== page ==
The sunshine of life springs from twin suns. We may call them love and art. We may call them connection and creativity. Both can take many forms. Both, if they are worth their salt and we ours, ask us to show up as our whole selves. Both are instruments of unselfing.
It is often in the cradle of friendship — a word not to be used carelessly — that our creative energies are strengthened and renewed. Through its tendrils, we find community — a place where our own creative work is reflected and refracted through that of others to cast a shimmering radiance of mutual magnification that borders on magic.
This vital relationship between creativity and connection has been tensed and twisted in the era of Instagram, Twitter, and Facebook, where self-marketing so readily masquerades as “friend”-ship.
In 1950, epochs before our social media were but a glimmer in the eye of the possible, Henry Miller (December 26, 1891–June 7, 1980) reckoned with the seedling of our modern predicament in his meditation on art and life. Considering the downfall of art in his own epoch, when the age of publicity and mass media was just beginning to maim culture, he laments the state of the creative community:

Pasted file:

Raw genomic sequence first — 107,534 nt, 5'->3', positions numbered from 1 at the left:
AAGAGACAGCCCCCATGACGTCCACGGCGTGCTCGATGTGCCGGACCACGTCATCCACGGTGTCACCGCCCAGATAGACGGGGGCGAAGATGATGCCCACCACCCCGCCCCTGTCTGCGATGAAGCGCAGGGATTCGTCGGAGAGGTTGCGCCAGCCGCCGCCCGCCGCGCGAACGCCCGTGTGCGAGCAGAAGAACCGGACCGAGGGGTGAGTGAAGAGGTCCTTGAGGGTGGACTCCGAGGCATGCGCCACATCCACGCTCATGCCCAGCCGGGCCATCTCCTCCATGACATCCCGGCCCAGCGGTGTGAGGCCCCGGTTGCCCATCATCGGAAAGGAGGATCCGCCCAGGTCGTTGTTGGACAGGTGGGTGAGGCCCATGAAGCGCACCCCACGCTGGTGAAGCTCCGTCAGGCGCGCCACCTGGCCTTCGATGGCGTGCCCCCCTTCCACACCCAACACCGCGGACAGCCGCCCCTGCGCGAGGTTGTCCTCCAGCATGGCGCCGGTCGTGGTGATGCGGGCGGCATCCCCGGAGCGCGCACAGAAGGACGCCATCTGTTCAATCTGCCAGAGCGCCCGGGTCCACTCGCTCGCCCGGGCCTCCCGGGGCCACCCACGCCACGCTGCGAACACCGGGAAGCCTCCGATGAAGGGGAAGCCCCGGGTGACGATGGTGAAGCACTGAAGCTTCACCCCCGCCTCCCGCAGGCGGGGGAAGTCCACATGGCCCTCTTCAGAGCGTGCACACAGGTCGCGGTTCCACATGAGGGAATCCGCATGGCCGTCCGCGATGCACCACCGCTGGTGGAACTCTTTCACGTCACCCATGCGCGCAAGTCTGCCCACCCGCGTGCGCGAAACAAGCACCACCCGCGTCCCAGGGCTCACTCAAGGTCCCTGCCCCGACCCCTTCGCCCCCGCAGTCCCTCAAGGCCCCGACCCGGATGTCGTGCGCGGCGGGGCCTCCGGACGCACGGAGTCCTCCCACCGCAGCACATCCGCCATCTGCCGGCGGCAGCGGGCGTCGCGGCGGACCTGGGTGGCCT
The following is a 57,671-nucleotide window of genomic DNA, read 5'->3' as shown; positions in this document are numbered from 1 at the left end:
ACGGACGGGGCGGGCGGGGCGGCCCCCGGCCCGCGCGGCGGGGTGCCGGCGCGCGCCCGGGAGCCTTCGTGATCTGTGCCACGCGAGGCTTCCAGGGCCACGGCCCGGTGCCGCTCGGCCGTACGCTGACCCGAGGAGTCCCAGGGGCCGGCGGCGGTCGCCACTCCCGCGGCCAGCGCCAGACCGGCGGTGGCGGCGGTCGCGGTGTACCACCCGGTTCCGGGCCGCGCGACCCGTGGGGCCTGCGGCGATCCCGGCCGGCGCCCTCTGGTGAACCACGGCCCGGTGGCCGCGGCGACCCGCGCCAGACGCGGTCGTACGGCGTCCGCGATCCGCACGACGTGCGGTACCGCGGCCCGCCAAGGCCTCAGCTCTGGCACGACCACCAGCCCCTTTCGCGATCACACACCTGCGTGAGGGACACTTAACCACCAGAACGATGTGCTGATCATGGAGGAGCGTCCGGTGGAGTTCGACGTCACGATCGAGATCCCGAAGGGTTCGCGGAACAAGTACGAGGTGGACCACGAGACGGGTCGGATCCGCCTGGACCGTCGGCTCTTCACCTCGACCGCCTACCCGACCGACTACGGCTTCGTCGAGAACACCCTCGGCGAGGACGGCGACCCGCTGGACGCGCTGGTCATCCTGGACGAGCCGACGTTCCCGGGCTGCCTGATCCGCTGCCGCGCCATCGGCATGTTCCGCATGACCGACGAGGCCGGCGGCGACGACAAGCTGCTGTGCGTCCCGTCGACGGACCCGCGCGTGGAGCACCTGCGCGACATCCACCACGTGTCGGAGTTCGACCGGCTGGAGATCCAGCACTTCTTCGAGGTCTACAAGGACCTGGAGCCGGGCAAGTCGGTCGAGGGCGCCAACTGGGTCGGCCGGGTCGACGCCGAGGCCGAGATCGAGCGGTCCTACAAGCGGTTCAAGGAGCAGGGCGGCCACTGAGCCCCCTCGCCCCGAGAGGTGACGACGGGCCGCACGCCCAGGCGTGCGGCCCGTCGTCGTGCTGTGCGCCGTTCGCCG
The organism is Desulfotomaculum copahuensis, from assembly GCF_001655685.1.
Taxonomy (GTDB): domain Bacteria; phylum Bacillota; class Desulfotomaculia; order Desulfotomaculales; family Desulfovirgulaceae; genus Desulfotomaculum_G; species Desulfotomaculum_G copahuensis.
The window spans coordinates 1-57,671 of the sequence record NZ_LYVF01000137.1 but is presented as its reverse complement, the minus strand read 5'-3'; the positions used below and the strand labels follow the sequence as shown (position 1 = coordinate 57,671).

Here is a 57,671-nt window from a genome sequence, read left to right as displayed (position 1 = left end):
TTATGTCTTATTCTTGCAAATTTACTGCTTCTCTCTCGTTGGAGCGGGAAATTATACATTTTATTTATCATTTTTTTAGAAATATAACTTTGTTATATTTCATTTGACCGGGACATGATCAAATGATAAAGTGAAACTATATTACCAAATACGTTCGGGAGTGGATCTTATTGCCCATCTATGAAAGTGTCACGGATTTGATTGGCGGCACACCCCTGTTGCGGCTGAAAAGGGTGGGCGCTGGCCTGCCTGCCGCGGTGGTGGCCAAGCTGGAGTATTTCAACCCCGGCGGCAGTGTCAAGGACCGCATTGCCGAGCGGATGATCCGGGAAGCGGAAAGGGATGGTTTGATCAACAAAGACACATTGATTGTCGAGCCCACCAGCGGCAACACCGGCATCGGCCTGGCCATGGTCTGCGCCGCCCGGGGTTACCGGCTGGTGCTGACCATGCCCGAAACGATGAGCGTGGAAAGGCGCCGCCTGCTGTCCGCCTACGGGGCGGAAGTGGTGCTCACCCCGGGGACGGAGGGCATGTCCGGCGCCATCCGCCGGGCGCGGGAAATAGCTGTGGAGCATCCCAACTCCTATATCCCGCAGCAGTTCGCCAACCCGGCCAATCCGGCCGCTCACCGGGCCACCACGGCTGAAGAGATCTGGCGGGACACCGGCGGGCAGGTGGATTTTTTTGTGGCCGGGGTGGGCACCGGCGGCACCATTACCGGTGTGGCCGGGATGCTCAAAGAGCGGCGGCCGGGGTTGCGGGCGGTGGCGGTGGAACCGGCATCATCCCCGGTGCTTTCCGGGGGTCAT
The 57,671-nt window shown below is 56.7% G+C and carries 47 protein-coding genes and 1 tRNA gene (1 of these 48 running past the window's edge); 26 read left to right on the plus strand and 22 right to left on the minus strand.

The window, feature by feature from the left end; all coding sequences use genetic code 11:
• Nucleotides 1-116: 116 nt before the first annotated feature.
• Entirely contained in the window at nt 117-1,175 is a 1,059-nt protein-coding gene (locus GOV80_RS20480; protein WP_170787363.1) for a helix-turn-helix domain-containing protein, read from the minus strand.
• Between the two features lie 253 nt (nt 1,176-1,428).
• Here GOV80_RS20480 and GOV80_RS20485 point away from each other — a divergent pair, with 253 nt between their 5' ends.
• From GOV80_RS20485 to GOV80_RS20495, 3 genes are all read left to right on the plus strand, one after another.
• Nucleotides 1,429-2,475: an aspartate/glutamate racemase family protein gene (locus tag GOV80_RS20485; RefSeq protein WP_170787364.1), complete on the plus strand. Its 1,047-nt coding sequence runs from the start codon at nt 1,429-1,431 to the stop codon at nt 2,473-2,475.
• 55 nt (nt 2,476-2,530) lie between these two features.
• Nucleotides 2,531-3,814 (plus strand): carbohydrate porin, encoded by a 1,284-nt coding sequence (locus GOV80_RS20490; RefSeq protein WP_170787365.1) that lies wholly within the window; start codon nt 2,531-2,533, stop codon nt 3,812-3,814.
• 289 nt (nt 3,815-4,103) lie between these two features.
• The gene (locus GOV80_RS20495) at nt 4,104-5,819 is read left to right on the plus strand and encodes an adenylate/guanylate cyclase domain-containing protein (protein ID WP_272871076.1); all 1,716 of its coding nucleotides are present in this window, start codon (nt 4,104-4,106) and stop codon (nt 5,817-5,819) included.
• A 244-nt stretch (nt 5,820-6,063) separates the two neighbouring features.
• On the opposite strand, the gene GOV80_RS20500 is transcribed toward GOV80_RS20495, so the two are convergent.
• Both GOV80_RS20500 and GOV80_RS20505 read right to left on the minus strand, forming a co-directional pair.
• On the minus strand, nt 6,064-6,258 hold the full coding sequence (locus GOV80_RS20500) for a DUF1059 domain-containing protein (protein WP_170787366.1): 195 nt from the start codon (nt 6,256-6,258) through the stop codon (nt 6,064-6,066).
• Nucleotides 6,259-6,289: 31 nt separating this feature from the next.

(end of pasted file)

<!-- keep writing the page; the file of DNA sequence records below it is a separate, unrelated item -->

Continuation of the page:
No communication. No real intercommunication. No concern for the vital, subtle things which mean everything to a writer, painter or musician. We live in a void spanned by the most intricate and elaborate means of communication. Each one occupies a planet to himself. But the messages never get through.
After honing his ideas on two decades of living, Miller took up the subject again in his uncommonly wonderful 1968 book To Paint Is to Love Again. In a passage just as hauntingly true of the compulsion for social media “likes,” he writes:
How distressing it is to hear young painters talking about dealers, shows, newspaper reviews, rich patrons, and so on. All that comes with time — or will never come. But first one must make friends, create them through one’s work.
This mutually sustaining circle of creative kinship begins with a single lifeline of connection. Those of us who are lucky to have it in our own lives can easily identify it, always with a swell of gratitude. Miller writes:
Usually the artist has two life-long companions, neither of his own choosing… — poverty and loneliness. To have a friend who understands and appreciates your work, one who never lets you down but who becomes more devoted, more reverent, as the years go by, that is a rare experience. It takes only one friend… to work miracles.
Complement with David Whyte on the deepest meaning of friendship, Kahlil Gibran on the building blocks of meaningful connection, and this almost unbearably lovely vintage illustrated ode to friendship, then revisit Henry Miller on the measure of a life well lived and the value of and antidote to despair.